The Mouse and the Motorcycle - Tracy Dockray,Louis Darling,Beverly Cleary
Stuart Little - E.B. White,Garth Williams
Justin Morgan Had a Horse - Marguerite Henry,Wesley Dennis
Guardians of Ga'Hoole #2: The Journey - Kathryn Lasky
Wings of Fire Book Five: The Brightest Night - Tui T. Sutherland
Trials of Apollo, The Book One The Hidde... Trials of Apollo, The Book One The Hidden Oracle - Rick Riordan

Sometimes you just need to go back and enjoy so old classics you never got a chance to read as a child. I have been buying a bunch so my son can read them, and I figure well, why not? I have most all of the Guardians of Ga'HooleWarriors and several other children's classics like Charlotte's Web and King of the Wind. I loved those when I was younger. I think I will try to read a bunch of these over the next few weeks to help me with my slump and brighten my day. School let out so....yeah. I'm mom 24/7 until late August, and the hubs is leaving for a trip soon. I can use some cheering up. I love summer, and I dread summer. We are frenemies.

 

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review 2018-02-05 16:02
Werewolves may not be my thing but a good story is a good story...
Off the Beaten Path - Cari Z.,Jack Wesley Richards

Ok so first things first. There are a lot of really wonderful reviews out there for this book and while this wasn't a five star listen for me...seriously that's on me. I wanted to give this one a try because...well, I really like this author and I've danced around this story for a while because...werewolves are just not a favorite of mine but...Cari Z...me likey!!!

 

There was a lot about this story that worked for me and while it wasn't quite enough to make me totally love this story, it was certainly enough to keep me interested and I enjoyed listening to the audio book.

 

I loved the world that was created in this story once again it was that little bit different than the typical. So often with paranormal or shifter stories everyone knows about them and they're accepted by some, feared by others or they're this secret that only a few people who have stumbled across them and managed to survive know about and yes both of these scenarios can and do vary in the fine details from author to author but I'm just keeping it simple here or I'd be writing a book of my own and that's not a life goal for me...ssssooooo...not happening...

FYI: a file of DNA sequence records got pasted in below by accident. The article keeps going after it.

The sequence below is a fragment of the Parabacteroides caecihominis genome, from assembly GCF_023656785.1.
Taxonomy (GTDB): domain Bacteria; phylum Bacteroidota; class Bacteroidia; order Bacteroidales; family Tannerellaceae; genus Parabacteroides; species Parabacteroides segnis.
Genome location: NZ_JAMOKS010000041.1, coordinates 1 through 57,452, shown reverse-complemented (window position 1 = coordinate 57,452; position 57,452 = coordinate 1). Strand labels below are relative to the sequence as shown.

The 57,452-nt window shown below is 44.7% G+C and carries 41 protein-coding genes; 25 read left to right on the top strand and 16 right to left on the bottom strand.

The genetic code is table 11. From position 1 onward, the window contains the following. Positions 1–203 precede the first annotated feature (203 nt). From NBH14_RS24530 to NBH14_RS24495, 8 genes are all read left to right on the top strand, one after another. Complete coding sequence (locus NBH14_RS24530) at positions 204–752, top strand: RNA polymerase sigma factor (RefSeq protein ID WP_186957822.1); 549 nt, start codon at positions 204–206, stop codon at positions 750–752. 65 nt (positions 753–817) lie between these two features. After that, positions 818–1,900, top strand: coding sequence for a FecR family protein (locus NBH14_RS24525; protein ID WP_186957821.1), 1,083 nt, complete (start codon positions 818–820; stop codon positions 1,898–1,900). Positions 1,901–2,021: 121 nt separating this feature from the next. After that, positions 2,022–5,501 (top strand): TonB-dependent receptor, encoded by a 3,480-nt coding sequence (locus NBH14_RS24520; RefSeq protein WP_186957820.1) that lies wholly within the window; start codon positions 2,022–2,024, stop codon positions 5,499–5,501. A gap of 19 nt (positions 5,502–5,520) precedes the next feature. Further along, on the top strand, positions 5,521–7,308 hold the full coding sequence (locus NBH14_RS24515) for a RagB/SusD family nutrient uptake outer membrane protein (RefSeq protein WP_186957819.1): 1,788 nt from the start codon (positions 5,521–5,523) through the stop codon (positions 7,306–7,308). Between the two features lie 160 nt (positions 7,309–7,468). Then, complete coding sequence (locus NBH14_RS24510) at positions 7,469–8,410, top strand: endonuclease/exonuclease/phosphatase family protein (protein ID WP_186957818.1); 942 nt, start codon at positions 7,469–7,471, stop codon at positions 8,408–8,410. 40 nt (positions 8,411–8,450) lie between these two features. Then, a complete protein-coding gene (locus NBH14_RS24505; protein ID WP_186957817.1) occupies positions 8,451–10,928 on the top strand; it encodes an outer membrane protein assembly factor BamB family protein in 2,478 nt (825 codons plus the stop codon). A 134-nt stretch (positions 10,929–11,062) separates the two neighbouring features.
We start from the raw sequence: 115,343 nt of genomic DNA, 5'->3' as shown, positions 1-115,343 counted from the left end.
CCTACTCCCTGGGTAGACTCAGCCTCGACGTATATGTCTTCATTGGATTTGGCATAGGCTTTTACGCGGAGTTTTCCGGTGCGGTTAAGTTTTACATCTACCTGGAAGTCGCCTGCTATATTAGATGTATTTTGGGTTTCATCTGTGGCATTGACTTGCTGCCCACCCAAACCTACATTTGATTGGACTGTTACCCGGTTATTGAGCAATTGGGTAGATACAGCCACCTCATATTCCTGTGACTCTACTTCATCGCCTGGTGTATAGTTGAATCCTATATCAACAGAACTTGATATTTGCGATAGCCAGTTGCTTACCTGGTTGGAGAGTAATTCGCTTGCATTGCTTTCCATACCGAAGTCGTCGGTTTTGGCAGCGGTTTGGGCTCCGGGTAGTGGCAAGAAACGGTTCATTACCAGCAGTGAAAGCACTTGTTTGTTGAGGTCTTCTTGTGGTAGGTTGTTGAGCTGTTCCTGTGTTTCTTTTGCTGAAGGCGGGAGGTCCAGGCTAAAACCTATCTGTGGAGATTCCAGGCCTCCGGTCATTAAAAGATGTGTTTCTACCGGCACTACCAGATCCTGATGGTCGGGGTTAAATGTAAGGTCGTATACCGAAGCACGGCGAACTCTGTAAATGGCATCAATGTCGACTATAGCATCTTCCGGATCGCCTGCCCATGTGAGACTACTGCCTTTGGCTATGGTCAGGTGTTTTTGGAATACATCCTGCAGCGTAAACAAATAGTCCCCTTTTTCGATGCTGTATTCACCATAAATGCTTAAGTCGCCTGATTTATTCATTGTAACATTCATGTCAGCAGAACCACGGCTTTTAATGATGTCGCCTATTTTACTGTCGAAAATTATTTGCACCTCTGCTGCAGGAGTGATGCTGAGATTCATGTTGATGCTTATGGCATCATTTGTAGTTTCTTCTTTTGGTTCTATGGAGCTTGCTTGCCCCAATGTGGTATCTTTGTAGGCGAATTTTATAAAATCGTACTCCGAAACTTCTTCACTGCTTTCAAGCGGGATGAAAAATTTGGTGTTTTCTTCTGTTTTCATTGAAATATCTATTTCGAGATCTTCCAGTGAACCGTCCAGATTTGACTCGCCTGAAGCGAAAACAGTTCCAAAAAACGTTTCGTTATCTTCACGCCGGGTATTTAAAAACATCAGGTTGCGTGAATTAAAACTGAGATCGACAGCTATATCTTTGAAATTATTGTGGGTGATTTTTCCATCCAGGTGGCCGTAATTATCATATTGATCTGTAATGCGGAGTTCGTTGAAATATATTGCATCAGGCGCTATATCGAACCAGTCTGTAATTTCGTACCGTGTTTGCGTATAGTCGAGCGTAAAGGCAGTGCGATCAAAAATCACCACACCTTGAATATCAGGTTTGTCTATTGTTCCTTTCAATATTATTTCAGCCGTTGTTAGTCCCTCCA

And back to my original thought which was that I enjoyed the world that was created for this story to occur in. The world knows about werewolves but their strictly monitored and controlled they live in designated areas and are used by the government because of their unique abilities...can we say reservations? concentration camps? Yeah, that's right like it or not this totally plays on things that have happened in the real world and while I don't want to encounter these kinds of reminders in ever book I read sometimes being reminded of what can happen to a group of people when the world at large perceives them as being different isn't a bad thing and in this case it was well done because this story also serves as a reminder that just because something's different doesn't mean we need to fear it or that we have the right to cage it or in this case them.  I know if some one were to try and lock me up just because I didn't meet their concept of normal I'd do my damnedest to be free...it's human nature. Anways, I have soft spot for this kind of story so this was definitely the part of the story that I really enjoyed.

 

Unfortunately there's another important part of this story and that's the part where Ward Johannsen goes looking for his daughter who has been taken from him because she has the werewolf gene and is going to shift...seriously? You take my kid from me and I'm going after her or in my case him as well and god help you if you try and stand in my way...so, I was totally on board with Ward and definitely cheering for him to find Ava. #teamWard

 

And then we have Henry...he's the alpha of the werewolf pack that Ava was given to and honestly I felt sorry for him. This guy did not get an easy deal and he's got a lot of internal anger and frustration... justifiably in my mind. But for some reason I just didn't feel the connection between Henry and Ward. I liked that they were both committed to Ava and wanted only what was best for her and I can't say that I didn't like that because I really did. I think I would have felt the connection between Henry and Ward a bit more if there had been more interaction between them...honestly, I'm not sure what wasn't working for me. It's not that I think they shouldn't have been together more like I just didn't quite see the connection as strongly as I would have liked...well, I hope that makes sense because it's my best shot at explaining this, sorry...words sometimes they fail me.

 

Overall there was a lot of strong potential in this one and as always the author really has crafted an excellent story, it just didn't appeal to me as much as I would have liked but if you're a lover of shifter books I strongly suggest checking this one out. I enjoyed it and I was once again impressed by a new to me narrator, Jack Wesley. I'm going to go guess that Mr. Wesley is new to the world of audio book narrating since when I searched for other books by him this title is the only one that I found so I'll definitely be watching for more by this narrator and Cari Z is still firmly on my list of authors I want to read because truthfully 3.5 stars from me for a werewolf book really isn't too shabby. 

 

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An audio book of 'Off the Beaten Path' was graciously provided by the publisher in exchange for an honest review.